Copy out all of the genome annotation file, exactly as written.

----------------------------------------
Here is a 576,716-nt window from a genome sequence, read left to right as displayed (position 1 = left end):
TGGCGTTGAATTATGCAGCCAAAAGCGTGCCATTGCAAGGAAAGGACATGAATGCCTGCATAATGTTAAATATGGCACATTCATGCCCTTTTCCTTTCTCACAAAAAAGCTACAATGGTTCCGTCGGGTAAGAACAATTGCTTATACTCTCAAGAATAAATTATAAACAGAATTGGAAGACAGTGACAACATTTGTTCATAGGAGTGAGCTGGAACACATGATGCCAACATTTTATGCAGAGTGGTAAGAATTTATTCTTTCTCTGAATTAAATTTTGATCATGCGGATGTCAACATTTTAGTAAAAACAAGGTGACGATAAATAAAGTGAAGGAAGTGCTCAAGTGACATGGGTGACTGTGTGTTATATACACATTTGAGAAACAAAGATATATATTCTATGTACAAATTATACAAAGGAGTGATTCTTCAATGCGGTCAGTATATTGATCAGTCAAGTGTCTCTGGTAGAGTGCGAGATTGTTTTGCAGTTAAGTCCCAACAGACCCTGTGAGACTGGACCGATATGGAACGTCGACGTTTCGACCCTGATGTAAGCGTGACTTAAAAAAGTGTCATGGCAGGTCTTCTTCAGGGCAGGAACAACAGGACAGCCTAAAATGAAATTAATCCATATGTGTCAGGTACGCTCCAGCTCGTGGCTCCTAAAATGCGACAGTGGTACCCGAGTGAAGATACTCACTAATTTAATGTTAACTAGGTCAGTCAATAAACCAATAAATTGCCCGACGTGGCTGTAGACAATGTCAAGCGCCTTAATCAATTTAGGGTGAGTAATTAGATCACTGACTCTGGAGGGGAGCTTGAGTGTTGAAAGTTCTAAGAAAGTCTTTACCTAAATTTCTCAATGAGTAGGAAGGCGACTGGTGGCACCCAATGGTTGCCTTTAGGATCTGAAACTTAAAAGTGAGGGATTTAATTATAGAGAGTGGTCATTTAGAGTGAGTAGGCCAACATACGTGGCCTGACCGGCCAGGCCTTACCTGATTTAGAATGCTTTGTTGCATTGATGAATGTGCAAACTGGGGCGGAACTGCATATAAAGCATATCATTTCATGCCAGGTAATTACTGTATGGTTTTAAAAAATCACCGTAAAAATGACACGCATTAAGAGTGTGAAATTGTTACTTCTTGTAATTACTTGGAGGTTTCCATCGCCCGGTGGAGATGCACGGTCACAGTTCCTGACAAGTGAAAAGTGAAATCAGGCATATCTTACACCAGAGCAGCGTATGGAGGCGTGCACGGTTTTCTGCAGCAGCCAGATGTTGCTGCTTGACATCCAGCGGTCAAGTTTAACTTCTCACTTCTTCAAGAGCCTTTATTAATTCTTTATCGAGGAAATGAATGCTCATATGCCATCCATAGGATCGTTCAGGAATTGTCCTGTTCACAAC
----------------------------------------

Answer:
Here is a 576,716-nt window from a genome sequence, read left to right as displayed (position 1 = left end):
TGGCGTTGAATTATGCAGCCAAAAGCGTGCCATTGCAAGGAAAGGACATGAATGCCTGCATAATGTTAAATATGGCACATTCATGCCCTTTTCCTTTCTCACAAAAAAGCTACAATGGTTCCGTCGGGTAAGAACAATTGCTTATACTCTCAAGAATAAATTATAAACAGAATTGGAAGACAGTGACAACATTTGTTCATAGGAGTGAGCTGGAACACATGATGCCAACATTTTATGCAGAGTGGTAAGAATTTATTCTTTCTCTGAATTAAATTTTGATCATGCGGATGTCAACATTTTAGTAAAAACAAGGTGACGATAAATAAAGTGAAGGAAGTGCTCAAGTGACATGGGTGACTGTGTGTTATATACACATTTGAGAAACAAAGATATATATTCTATGTACAAATTATACAAAGGAGTGATTCTTCAATGCGGTCAGTATATTGATCAGTCAAGTGTCTCTGGTAGAGTGCGAGATTGTTTTGCAGTTAAGTCCCAACAGACCCTGTGAGACTGGACCGATATGGAACGTCGACGTTTCGACCCTGATGTAAGCGTGACTTAAAAAAGTGTCATGGCAGGTCTTCTTCAGGGCAGGAACAACAGGACAGCCTAAAATGAAATTAATCCATATGTGTCAGGTACGCTCCAGCTCGTGGCTCCTAAAATGCGACAGTGGTACCCGAGTGAAGATACTCACTAATTTAATGTTAACTAGGTCAGTCAATAAACCAATAAATTGCCCGACGTGGCTGTAGACAATGTCAAGCGCCTTAATCAATTTAGGGTGAGTAATTAGATCACTGACTCTGGAGGGGAGCTTGAGTGTTGAAAGTTCTAAGAAAGTCTTTACCTAAATTTCTCAATGAGTAGGAAGGCGACTGGTGGCACCCAATGGTTGCCTTTAGGATCTGAAACTTAAAAGTGAGGGATTTAATTATAGAGAGTGGTCATTTAGAGTGAGTAGGCCAACATACGTGGCCTGACCGGCCAGGCCTTACCTGATTTAGAATGCTTTGTTGCATTGATGAATGTGCAAACTGGGGCGGAACTGCATATAAAGCATATCATTTCATGCCAGGTAATTACTGTATGGTTTTAAAAAATCACCGTAAAAATGACACGCATTAAGAGTGTGAAATTGTTACTTCTTGTAATTACTTGGAGGTTTCCATCGCCCGGTGGAGATGCACGGTCACAGTTCCTGACAAGTGAAAAGTGAAATCAGGCATATCTTACACCAGAGCAGCGTATGGAGGCGTGCACGGTTTTCTGCAGCAGCCAGATGTTGCTGCTTGACATCCAGCGGTCAAGTTTAACTTCTCACTTCTTCAAGAGCCTTTATTAATTCTTTATCGAGGAAATGAATGCTCATATGCCATCCATAGGATCGTTCAGGAATTGTCCTGTTCACAAC